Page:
Alkaline and his team seems to have responded to rumors that have now went viral, that he was possibly facing a lawsuit for unapproved usage of an image.

Alkaline came under fire this week by Jamaican-born, Miami-based model Nerissa Nefeteri  and photographer Jason Bassett, as they claim Alkaline wasn’t given permission to use a specific image.

“Nerissa sent me the photo after she was tagged a crazy amount of times about an artist stealing our shot. This was shot by me in 2010 of her, and was never sought after for permission,” Bassett told our Sources

Photo: Jason Bassett (2010)

Bassett says he contacted the Vendetta deejay’s team but wasn’t pleased with how they handled the situation, “When I contacted their [Alkaline’s] management, they keep asking for proof that I shot it, when proof is online even through a quick Google Search, through the models page, through the model release I provided and the high-resolution photos I only have.”

“Then they proceed to tell me they can’t deal with me or settle because many people are claiming the photo. Admitting right there that they stole it and have no idea who owns it,” he said.

“They refuse to provide me with proof of permission or license because there is none!”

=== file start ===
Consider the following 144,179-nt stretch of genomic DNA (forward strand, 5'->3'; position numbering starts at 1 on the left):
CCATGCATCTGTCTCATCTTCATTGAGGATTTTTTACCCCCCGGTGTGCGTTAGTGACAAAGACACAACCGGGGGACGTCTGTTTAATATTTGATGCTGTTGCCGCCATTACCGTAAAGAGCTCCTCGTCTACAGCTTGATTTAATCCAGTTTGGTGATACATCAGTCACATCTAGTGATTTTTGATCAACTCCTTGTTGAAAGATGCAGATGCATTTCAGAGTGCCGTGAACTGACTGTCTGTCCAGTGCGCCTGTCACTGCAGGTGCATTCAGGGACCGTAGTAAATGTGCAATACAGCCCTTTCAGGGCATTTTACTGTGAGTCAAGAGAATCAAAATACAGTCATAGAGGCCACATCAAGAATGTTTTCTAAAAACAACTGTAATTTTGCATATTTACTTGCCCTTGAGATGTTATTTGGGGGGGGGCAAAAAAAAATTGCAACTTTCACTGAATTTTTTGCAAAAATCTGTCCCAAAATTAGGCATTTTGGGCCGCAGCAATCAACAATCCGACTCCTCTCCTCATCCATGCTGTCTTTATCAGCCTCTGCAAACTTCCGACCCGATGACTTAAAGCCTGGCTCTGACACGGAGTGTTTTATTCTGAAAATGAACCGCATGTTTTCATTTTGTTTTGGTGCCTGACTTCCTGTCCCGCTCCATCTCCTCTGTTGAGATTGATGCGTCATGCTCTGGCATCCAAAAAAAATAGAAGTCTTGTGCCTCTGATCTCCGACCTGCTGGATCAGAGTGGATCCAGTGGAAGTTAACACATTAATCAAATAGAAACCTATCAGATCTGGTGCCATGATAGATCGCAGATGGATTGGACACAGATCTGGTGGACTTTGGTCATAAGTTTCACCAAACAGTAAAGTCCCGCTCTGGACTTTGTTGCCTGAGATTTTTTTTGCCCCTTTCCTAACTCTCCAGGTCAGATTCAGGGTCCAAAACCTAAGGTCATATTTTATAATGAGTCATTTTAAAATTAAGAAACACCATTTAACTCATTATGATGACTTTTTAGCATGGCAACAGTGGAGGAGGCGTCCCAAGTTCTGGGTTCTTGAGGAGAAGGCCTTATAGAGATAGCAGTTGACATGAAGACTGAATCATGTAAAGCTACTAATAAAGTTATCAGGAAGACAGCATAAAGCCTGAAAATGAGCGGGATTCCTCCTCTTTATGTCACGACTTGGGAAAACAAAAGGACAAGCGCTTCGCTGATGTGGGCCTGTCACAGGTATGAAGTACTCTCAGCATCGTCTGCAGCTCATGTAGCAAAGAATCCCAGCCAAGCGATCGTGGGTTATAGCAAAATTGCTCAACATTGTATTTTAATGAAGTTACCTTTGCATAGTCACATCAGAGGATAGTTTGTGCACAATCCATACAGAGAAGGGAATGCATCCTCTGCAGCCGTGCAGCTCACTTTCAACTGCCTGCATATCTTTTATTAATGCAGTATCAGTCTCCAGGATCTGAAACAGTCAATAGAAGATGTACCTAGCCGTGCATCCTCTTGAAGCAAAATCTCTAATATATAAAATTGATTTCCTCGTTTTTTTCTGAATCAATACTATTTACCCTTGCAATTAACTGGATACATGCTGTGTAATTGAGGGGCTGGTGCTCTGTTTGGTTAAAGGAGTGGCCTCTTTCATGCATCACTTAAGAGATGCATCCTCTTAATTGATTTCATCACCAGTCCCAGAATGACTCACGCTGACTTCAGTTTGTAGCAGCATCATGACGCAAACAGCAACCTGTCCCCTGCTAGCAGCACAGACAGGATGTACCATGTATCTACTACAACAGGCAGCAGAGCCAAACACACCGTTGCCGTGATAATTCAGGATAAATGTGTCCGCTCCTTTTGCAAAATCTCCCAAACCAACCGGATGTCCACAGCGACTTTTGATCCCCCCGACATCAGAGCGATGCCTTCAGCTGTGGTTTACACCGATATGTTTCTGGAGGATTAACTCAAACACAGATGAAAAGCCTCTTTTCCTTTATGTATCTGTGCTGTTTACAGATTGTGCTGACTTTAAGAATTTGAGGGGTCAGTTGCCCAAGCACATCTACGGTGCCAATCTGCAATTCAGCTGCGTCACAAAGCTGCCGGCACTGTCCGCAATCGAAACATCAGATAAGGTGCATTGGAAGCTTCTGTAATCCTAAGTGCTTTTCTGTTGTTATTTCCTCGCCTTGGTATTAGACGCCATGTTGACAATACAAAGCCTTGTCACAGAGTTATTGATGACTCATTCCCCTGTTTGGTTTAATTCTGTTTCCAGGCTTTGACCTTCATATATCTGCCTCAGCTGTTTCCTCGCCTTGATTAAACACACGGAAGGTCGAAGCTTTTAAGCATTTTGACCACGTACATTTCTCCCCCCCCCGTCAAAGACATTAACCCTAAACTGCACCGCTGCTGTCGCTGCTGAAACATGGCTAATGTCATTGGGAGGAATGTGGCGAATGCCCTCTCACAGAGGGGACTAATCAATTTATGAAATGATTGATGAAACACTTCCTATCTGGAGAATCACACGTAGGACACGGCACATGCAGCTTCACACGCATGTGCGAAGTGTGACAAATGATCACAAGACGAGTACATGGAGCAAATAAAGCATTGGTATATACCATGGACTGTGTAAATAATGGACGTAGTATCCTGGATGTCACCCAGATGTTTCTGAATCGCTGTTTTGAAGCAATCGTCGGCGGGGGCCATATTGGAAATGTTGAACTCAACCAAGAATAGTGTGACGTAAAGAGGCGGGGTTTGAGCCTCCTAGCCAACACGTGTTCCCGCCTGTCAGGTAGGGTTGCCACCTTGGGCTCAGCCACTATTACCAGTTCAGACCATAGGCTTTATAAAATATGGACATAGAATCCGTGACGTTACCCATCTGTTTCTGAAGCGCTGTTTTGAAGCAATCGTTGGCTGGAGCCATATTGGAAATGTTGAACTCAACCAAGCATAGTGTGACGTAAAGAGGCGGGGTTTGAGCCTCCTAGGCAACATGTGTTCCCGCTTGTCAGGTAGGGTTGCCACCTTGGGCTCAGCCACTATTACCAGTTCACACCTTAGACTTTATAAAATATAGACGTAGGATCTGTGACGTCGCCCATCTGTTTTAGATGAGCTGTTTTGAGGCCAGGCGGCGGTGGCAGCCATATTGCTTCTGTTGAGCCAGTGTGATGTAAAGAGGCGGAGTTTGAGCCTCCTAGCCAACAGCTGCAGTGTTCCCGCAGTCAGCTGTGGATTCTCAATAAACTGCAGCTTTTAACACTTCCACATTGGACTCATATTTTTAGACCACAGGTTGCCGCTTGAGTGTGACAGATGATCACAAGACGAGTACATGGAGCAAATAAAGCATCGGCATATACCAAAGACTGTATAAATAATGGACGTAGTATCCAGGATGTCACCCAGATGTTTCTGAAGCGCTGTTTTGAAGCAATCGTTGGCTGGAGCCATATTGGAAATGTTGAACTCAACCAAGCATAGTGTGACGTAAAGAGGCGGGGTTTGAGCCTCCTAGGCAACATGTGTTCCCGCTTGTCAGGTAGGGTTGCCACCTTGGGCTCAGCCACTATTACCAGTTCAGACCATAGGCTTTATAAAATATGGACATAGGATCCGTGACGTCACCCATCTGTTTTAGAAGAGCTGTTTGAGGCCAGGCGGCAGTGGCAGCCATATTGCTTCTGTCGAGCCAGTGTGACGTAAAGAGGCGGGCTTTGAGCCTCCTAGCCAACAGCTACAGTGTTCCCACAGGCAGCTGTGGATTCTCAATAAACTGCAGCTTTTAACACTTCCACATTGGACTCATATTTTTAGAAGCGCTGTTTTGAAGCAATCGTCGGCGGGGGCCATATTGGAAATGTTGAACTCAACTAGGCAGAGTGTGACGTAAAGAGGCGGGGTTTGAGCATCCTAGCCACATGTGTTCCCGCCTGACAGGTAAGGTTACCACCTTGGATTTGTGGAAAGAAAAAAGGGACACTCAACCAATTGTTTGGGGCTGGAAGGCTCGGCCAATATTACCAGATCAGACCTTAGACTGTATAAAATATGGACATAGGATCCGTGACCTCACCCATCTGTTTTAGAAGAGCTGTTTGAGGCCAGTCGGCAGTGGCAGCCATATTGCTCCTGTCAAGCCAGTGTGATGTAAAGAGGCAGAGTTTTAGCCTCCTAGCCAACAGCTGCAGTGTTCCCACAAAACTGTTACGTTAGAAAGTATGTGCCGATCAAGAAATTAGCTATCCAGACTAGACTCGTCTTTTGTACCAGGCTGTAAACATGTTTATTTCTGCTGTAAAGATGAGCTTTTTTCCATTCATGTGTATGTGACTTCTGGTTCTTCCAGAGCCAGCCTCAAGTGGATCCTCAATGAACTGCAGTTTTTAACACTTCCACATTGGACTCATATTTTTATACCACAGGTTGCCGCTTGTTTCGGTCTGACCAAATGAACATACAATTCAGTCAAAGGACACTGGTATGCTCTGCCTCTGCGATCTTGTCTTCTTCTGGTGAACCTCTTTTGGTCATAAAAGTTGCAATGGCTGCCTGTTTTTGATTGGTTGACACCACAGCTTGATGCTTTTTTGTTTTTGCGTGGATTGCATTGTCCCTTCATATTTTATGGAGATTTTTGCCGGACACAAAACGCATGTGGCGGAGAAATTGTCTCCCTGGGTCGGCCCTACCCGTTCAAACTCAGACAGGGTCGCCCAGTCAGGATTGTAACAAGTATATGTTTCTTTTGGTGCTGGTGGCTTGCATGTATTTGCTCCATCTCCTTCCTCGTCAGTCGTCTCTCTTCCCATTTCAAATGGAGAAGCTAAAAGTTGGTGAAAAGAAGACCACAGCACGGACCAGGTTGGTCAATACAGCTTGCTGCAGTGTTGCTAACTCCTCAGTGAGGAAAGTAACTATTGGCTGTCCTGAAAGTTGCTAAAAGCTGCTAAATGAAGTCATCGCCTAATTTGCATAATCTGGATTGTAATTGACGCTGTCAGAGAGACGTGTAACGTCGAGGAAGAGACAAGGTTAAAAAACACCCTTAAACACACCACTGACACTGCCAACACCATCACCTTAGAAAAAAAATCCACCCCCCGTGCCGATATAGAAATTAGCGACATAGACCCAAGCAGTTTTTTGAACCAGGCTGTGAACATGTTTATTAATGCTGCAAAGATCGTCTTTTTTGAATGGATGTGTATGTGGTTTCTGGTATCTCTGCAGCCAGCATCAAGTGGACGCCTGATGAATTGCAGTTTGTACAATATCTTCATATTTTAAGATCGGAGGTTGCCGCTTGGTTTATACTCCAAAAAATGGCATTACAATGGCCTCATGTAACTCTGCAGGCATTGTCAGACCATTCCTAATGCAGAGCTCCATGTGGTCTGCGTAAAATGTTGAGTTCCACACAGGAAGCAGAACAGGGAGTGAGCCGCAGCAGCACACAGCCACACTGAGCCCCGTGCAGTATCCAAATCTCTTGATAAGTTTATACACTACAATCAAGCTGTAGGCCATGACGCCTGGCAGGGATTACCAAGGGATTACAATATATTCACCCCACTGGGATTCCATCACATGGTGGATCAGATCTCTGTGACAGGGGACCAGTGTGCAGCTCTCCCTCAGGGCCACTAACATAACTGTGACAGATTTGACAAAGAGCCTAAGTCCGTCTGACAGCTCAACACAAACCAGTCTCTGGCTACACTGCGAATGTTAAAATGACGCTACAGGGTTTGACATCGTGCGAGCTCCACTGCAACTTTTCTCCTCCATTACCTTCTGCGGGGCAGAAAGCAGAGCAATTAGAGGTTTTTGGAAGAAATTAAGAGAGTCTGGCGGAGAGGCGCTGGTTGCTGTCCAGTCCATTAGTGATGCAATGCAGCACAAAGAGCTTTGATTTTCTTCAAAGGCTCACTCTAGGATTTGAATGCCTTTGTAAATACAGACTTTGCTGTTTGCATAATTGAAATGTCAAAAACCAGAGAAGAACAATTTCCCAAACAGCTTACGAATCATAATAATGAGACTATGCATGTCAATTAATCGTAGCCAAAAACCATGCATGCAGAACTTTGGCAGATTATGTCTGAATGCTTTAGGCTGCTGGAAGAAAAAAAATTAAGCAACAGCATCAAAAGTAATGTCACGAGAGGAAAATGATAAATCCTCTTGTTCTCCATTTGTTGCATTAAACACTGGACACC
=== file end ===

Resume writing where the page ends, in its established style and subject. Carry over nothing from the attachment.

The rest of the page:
“It’s disheartening to have an artist with a management team with unfortunately a poor procedure as it pertains to using photographs of others for promotion of a brand.”

 The Miami-based photography then hinted at a possible lawsuit if the issue isn’t resolved, “I personally feel that myself and Nerissa have to stand up for the protection of our property, and not be walked over. Many have claimed we are out for fame or that this is publicity we otherwise wouldn’t have… However… It’s not and we don’t care for the scraps of the benefits of our content being wrongfully used.”

“We are fully aware that it may not even be directly Alkaline’s fault, it’s just regretful that our options are to deal with the publisher of the content as the management has thus far been unhelpful.”

 “It shouldn’t have been used in the first place. Surely they knew this going in, whomever designed it and the many people I’m sure stamped the approval for release. We are not trying to bring a talented man down, we are seeking resolution for us passionate creators to receive our justice.”

“We can’t go after the chefs, we have to address the restaurant, the face of the brand  benefiting from the use of property protected by copyright,” he added.

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